The first book in C.J.Cherryh's eponymous series, Foreigner begins an epic tale of the survivors of a lost spacecraft who crash-land on a planet inhabited by a hostile, sentient alien race. From its beginnings as a human-alien story of first contact, the Foreigner series has become a true science fiction odyssey, following a civilization from the age of steam through early space flight to confrontations with other alien species in distant sectors of space. It is the masterwork of a truly remarkable author.
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I have been considering the Foreigner series for awhile and since Audible has recently added some more titles to the series I decided to take the plunge. I've hesitated because several reviewers have commented on the slow pace of the first book, Foreigner: Foreigner Sequence 1, Book 1, and I tend to get frustrated with slow books. However, several reviewers have said that the series picks up after Book 1 so I decided to try at least two books in this series. I have now finished Foreigner and Invader (Book2) and I've made my decision. I won't be spending any more credits on this series, but it isn't the pacing that is putting me off, it's the main character that I just cannot stomach any longer.
The setup and backdrop for the Foreigner Universe is absolutely wonderful. A colonial starship goes off course and a group of colonists is forced to set up shop on a planet in an unknown star system already inhabited by a sentient species. C J Cherryh is terrific at painting an anthropological sci-fi study of a foreign people with their own culture, politics, biology, and language. Unfortunately, she makes us look at this interesting scenario and fascinating "others" through the eyes of one of the most emotionally volatile, naive (immature?), bumbling characters I've ever read. It's not that you won't like Bren Cameron. He's hard not to like because the guy is decent and trying so hard, but he's supposed to be the best ambassador (paidhi) to the atevi that the human settlement has to offer and he is completely CLUELESS. (Poor humans with their fate in this inept ambassador's hands!)
Foreigner and Invader are both told from a Third Person Limited Point of View and the POV is Bren who spends ALL of both of the first two books in varying emotional states of terror, panic, hysteria, confusion, and depression. In addition, Bren suffers both poisoning and severe bodily injury so he's in pain, both emotional and physical, throughout both books and we, the listeners, are stuck seeing all the action through this guy who cannot ever get it together. To make matters much worse, Bren over-analyzes his own feelings and actions and everyone else's to the point that you just want to smack him. Ultimately, he is so caught up in his shorts he is about as effective in dealing with the atevi and his own human government as Neville Chamberlain was in dealing with Hitler.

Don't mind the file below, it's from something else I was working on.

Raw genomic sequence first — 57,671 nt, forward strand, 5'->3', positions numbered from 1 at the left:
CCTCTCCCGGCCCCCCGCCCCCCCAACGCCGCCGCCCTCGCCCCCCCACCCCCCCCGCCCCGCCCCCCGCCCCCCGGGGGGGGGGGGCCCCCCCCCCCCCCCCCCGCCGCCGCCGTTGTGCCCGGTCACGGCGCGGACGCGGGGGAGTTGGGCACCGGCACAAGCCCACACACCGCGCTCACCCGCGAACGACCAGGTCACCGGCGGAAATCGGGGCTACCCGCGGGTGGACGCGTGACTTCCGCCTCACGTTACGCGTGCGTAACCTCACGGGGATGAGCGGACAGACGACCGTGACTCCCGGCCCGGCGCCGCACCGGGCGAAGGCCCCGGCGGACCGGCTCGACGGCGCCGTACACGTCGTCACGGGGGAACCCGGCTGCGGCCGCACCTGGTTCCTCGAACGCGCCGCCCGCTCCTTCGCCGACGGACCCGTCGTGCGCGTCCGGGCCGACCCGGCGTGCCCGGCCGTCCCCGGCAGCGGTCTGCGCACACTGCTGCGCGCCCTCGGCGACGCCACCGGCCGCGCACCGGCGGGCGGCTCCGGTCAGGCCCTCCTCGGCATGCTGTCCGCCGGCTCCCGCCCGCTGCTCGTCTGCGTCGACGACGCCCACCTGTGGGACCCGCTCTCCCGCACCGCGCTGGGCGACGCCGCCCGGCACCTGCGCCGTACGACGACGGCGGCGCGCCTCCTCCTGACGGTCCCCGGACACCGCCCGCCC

Foreigner is not bad, it's just not as great as it might be. Cherryh's prose is quite good, I loved the characters other than her POV Bren, and she tackles some interesting questions about culture and society. But she can beat a dead horse like no one's business (where are the editors????) and she has created a diplomat that thinks like a 15-year old. Sorry, that's not fair to teenagers, but Bren truly does not think like a man with a fully developed PreFrontal Cortex. He is constantly second-guessing himself and agonizing over facial expressions and apologizing for EVERYTHING. As interesting as Cherryh's world and the atevi are, I just can't watch any more of it through Bren Cameron's eyes.
I will give some major credit to Daniel Thomas May as the narrator - he is a consummate professional! Even when Bren is cycling through endless reiterations of second guessing himself, even when Cherryh is describing irrelevant details of a room to the nth degree, even when Bren is having one of his boring, confusing, bizarre dreams (yes, this device is used repeatedly and I hated those parts), May maintains a strong narrative voice that greatly enhances these books and makes some of the tedious parts more bearable.
Considering I've now listened five of the six books that Audible has of this series you could say I've enjoyed it.
The series follows the life of Bren Cameron in his role as a translator, ambassador, and diplomat. Cherryh does an excellent job of creating a complex character in Bren. The plot of the series isn't overly complex, and the main body of the plot is in the details. You get a really personal look at Bren and all the stressors in his life; family, job, and identity.
While there is some fast paced action, the truly interesting stuff is seeing how Bren will react to all kinds of provocations in his role as a diplomat.
My only complaint is Cherryh loves to set up vast conspiracies and mysteries only to solve them in the last 45 minutes of a 15-18 hour novel, followed by little to no conclusion. Then when you pick up the next book she skips ahead a few years and slowly fills in the story of what happened after the last novel. It isn't a horrible plot device but you don't really get a solid conclusion to one novel without reading the start of the next.